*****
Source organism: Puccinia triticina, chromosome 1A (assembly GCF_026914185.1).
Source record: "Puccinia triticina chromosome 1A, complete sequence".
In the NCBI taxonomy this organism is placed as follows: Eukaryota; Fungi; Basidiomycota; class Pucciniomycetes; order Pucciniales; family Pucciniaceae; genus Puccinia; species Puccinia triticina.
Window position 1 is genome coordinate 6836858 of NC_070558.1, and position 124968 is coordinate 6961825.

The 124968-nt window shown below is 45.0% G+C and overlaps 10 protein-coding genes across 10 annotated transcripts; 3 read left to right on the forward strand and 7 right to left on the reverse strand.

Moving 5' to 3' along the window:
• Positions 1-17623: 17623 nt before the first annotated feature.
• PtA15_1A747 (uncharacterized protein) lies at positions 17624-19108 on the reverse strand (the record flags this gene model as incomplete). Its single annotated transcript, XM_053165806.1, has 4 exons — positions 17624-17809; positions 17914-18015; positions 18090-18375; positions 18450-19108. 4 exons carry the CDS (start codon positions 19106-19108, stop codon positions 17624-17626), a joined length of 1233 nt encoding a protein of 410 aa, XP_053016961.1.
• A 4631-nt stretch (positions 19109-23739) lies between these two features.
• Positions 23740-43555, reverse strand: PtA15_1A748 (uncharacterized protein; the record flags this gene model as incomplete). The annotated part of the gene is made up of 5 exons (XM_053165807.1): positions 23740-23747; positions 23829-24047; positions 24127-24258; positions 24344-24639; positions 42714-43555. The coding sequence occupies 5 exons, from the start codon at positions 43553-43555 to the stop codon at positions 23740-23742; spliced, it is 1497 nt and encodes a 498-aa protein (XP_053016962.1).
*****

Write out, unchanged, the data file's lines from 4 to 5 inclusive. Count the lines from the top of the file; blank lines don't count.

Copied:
Window position 1 is genome coordinate 6836858 of NC_070558.1, and position 124968 is coordinate 6961825.

The 124968-nt window shown below is 45.0% G+C and overlaps 10 protein-coding genes across 10 annotated transcripts; 3 read left to right on the forward strand and 7 right to left on the reverse strand.